Cross country is not an easy sport.

In a typical high school meet, runners go up and down tough hills, dodge roots and rocks and grind through muck and mire.

It’s grueling.

Try attempting it with no eyesight.

That’s what Lawrence High of Fairfield junior Lindsay Ball does in every race.

Ball, a newcomer to cross country who has participated in track and field for the Bulldogs, is visually impaired.

“It’s made it harder because you have to have somebody to run with you,” Ball said after participating in a five-team meet at Bangor High School on Friday.

Ball’s guidance along the course comes from assistant coach Rob Stanton, who runs alongside Ball while the two are attached to a small rope.

“[He] tells me where turns are, stumps, rocks, all that kind of stuff,” Ball said.

Usually, slowing down too much for a turn can hamper a runner’s pace, making it difficult to re-establish momentum.

“I usually try not to slow down. I don’t like sharp corners,” Ball admitted.

The Maine Principals’ Association has regulations that allow visually impaired athletes to run with a guide while competing in meets.

“It’s great, we have a good time with it,” Stanton said.

Ball finished in 53rd place in Friday’s meet, in which the Bulldogs competed against Bangor, Brewer, Hampden Academy and Waterville.

“It was pretty good,” Ball said of the race. “I’d probably try to do hills better, I guess, because I don’t like them as much as I should like them.”

There are other parts on courses on which Ball has to be careful.

“I would say it’s the sections where the footing is very uneven, or if it gets narrow very quickly that can be a little dicey,” Stanton said.

Ball normally runs with teammate Kate Hillman in practice, but Hillman, also a newcomer to the sport, is injured right now.

“She’s training me right now,” Hillman said with a wide smile. “This is my first time ever running anything. I’ve never run anything before.”

Ball works just as hard as other high school runners.

“I know that if I ask Lindsay to do something, if it’s within her power to do it, she’s going to do it, for sure,” said Stanton.

Noyes tackles half-marathon

For many high school cross country runners, summer training consists of accumulating solid mileage while fitting in a couple of quality workouts a week and the occasional road race.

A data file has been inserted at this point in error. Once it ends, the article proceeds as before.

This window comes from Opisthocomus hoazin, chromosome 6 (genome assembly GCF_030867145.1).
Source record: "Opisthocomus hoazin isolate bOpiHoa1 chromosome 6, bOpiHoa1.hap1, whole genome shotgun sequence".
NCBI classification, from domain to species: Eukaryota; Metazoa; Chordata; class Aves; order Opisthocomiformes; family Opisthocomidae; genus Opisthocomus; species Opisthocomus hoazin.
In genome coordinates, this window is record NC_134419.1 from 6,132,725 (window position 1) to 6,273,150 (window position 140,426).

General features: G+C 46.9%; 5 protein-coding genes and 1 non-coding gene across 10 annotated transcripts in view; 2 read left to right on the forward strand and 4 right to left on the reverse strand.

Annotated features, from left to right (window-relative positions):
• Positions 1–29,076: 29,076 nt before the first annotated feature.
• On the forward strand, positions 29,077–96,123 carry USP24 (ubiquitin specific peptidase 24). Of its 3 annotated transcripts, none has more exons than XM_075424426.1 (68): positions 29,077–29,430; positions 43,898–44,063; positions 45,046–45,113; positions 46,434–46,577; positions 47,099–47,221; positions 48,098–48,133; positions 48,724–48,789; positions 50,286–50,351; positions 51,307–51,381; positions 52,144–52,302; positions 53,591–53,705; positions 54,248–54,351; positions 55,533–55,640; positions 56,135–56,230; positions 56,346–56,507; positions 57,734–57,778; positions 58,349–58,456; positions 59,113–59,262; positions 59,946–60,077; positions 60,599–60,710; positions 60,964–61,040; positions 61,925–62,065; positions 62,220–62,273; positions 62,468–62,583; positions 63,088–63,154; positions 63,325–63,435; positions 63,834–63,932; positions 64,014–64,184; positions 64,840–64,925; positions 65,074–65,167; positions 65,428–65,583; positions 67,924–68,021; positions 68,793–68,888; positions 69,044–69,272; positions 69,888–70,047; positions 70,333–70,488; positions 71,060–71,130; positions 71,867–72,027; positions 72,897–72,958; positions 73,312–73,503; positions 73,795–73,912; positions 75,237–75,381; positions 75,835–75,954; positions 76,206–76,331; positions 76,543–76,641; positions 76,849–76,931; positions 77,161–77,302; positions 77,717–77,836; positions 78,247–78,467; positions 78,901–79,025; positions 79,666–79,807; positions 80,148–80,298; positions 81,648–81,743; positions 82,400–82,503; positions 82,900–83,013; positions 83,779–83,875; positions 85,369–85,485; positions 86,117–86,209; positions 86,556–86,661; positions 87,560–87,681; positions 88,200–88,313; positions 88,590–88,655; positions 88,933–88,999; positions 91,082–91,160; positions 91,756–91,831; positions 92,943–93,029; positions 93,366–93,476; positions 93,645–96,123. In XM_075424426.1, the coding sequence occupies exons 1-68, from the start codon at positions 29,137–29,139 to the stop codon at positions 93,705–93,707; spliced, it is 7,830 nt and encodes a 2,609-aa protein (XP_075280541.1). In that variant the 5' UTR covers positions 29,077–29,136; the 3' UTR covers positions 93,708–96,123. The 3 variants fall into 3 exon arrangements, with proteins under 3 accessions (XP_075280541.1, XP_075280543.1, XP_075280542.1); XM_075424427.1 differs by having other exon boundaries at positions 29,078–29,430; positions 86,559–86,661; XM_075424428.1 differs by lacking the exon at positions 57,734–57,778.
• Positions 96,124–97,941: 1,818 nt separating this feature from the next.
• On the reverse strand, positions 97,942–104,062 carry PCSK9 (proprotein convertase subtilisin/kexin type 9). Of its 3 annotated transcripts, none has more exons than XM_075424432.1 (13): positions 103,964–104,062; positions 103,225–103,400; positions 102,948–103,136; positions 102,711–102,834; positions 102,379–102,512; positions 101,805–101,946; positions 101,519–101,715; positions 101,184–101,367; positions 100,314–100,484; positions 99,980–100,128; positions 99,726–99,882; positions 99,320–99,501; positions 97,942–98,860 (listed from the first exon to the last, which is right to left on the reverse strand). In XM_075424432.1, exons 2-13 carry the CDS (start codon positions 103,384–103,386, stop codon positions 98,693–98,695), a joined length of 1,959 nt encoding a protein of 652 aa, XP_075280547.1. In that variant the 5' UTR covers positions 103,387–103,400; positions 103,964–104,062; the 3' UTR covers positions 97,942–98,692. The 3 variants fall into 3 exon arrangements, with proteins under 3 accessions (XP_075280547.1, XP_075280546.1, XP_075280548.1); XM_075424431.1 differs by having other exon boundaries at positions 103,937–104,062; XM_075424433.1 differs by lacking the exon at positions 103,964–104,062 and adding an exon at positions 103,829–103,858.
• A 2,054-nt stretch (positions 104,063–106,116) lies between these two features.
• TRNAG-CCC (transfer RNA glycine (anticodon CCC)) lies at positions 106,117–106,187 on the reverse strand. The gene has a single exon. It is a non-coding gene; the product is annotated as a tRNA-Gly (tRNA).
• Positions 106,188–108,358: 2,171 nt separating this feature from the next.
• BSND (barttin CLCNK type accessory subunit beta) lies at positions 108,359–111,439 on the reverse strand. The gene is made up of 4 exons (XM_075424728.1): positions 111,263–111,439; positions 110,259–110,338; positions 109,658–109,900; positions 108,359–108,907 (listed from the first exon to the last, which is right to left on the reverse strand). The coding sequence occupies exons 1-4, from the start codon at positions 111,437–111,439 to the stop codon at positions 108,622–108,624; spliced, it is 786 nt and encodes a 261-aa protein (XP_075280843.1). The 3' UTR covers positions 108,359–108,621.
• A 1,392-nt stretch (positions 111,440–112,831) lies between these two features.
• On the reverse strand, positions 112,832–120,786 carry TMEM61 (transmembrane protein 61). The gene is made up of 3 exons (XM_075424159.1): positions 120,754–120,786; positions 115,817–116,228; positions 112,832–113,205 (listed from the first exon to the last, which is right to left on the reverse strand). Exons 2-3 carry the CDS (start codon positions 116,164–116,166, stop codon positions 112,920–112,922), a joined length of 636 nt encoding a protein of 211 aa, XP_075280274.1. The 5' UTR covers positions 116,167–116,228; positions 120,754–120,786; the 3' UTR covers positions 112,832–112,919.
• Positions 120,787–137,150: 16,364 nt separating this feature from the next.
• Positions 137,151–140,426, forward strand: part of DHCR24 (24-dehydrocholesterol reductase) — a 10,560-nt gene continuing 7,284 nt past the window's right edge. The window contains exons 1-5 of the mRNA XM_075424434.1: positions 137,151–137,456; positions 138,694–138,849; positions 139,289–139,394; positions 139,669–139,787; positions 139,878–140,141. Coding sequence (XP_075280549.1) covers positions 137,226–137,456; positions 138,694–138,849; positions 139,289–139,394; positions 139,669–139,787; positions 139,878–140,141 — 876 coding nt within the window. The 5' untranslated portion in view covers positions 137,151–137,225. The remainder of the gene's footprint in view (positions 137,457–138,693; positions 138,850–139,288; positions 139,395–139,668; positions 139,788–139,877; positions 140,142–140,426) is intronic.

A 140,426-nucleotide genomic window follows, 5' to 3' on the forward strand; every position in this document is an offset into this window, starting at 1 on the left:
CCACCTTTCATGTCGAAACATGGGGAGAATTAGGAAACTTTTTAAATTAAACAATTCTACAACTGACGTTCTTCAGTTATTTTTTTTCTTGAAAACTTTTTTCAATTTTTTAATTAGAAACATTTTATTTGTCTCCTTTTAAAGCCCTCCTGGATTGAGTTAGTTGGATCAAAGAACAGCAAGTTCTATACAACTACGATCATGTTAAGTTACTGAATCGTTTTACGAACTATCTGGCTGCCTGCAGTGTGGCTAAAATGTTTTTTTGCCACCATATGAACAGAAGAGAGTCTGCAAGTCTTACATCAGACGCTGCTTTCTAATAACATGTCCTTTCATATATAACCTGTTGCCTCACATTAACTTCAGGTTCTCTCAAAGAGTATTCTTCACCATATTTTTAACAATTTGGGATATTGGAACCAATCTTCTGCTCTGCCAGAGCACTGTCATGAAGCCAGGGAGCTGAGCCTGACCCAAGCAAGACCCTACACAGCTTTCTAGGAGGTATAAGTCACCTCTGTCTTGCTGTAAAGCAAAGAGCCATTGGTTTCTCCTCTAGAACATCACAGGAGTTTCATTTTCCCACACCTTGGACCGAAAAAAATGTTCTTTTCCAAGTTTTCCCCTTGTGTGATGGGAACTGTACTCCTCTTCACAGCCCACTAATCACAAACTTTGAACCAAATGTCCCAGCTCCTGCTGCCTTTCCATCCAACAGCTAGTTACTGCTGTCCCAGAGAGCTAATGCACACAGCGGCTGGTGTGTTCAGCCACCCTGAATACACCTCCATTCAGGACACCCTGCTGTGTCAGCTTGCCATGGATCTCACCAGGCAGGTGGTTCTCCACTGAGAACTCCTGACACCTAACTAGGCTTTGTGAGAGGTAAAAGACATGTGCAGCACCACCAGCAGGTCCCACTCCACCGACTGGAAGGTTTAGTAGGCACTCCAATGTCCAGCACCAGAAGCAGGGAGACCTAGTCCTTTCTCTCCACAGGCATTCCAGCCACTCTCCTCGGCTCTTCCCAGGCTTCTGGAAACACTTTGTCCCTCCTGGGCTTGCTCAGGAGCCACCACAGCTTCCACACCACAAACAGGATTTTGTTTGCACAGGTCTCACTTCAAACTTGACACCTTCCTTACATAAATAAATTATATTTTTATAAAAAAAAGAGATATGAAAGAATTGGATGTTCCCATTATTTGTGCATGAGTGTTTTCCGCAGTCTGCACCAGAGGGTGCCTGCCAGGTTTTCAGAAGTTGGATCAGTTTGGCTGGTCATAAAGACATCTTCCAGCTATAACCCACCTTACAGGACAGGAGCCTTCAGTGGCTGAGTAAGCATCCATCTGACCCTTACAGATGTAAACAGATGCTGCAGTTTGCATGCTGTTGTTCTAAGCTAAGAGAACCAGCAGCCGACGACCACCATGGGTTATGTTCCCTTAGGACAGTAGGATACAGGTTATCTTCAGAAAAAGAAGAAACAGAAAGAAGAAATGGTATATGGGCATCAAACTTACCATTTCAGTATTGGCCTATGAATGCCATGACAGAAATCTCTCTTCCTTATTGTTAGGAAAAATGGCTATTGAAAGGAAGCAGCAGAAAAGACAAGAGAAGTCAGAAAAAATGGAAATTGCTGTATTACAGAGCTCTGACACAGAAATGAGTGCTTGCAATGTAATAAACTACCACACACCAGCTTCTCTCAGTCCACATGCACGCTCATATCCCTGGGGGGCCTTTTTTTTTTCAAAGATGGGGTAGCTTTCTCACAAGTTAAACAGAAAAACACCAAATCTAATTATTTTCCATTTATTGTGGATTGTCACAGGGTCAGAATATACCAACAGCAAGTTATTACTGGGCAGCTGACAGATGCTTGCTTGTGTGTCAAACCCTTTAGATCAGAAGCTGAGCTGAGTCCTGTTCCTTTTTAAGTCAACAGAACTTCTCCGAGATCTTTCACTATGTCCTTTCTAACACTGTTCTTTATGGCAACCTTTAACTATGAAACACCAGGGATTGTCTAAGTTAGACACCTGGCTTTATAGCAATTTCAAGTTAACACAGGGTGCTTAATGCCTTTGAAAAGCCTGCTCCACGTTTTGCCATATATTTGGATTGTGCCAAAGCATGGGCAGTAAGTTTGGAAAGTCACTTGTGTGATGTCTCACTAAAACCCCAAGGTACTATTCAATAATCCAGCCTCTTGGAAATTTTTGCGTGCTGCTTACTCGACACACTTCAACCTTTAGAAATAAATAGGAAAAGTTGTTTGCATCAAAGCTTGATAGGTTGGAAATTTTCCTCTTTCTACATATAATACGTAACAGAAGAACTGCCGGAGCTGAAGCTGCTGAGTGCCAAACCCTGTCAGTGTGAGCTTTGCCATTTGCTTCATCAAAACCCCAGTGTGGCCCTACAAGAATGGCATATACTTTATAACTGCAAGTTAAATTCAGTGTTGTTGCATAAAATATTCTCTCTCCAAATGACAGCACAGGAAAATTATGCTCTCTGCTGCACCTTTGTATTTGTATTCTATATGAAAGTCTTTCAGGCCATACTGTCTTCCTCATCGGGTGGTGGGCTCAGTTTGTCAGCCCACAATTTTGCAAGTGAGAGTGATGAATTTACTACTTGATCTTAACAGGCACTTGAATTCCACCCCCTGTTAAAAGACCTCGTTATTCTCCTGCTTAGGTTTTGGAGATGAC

Brewer High senior Kaitlin Noyes threw in a different piece to her training puzzle this summer: a half-marathon.

Noyes, who said she ran 250 miles over the summer to prepare for the fall season, competed in the Disneyland Half Marathon in Anaheim, Calif., recently while visiting relatives in Orange County.

Once she got the OK from coach Glendon Rand, Noyes was ready to toe the line in the “Happiest Race on Earth.”

“I just thought it’d be fun to try. I’ve wanted to do it for a while,” Noyes said after helping lead the Witches to a team victory in their first meet of the season at Bangor.

It’s not like Noyes hasn’t run the 13.1-mile distance before.

“I did 13 miles on a training run one time,” she said.

Noyes completed her first half-marathon in 1 hour, 57 minutes over an enjoyable course.

“I just took it as a fun race and just took my time and had fun with it,” she explained.

Noyes averaged just under a 9-minute mile pace throughout the duration of the race.

“There were a couple uphills, but nothing major. It was pretty flat for the most part,” she said.

Noyes didn’t get a chance to check out any rides or attractions at the theme park.

“We went to downtown Disney. The only time we were in the actual park was for the race,” said Noyes, who ran a few local road races over the summer, including the Beach to Beacon 10K in Cape Elizabeth.

The half-marathon course winds through Disneyland and Disney’s California Adventure parks, and the streets of Anaheim, finishing at downtown Disney.

The race had the atmosphere of a hit Disney movie, with different characters lining the course.

“It was really awesome. Everyone was so supportive and all the Disney characters are out, people are just there to watch and cheer for you,” Noyes said.

Field hockey site shifted

The state’s top field hockey teams will have a new state championship site on which to chase championship glory this fall.

The MPA has moved the site from Portland’s Fitzpatrick Stadium to the Weatherbee School Complex in Hampden.

Like Fitzpatrick, HA’s complex sports a synthetic FieldTurf playing surface, an essential factor given Maine’s unpredictable late fall weather.

“What the [field hockey] committee did was they looked at a number of factors, and with feedback from coaches and past experiences playing on turf, [it] provided an opportunity to get all three games in one location,” MPA Assistant Executive Director Mike Burnham explained.

Another factor was that the games had been played in the southern part of the state for several years.

“Hampden has the turf, so they felt that they’d like to move it to a more northern location this year,” said Burnham.

The Classes A, B and C title games will be held on Nov. 1 at Hampden, with traveling distance of each regional champion determining game times.

Burnham added that it’s quite possible the state finals will rotate on a yearly basis between Hampden and Portland.

“We’d like to try to showcase field hockey across the state,” he said.

Ryan McLaughlin

BDN sports reporter Ryan McLaughlin grew up in Brewer and is a lifelong fan of the New England Patriots, Boston Red Sox, Boston Celtics and Boston Bruins. In "The Boston Blitz" he'll be sharing his perspective...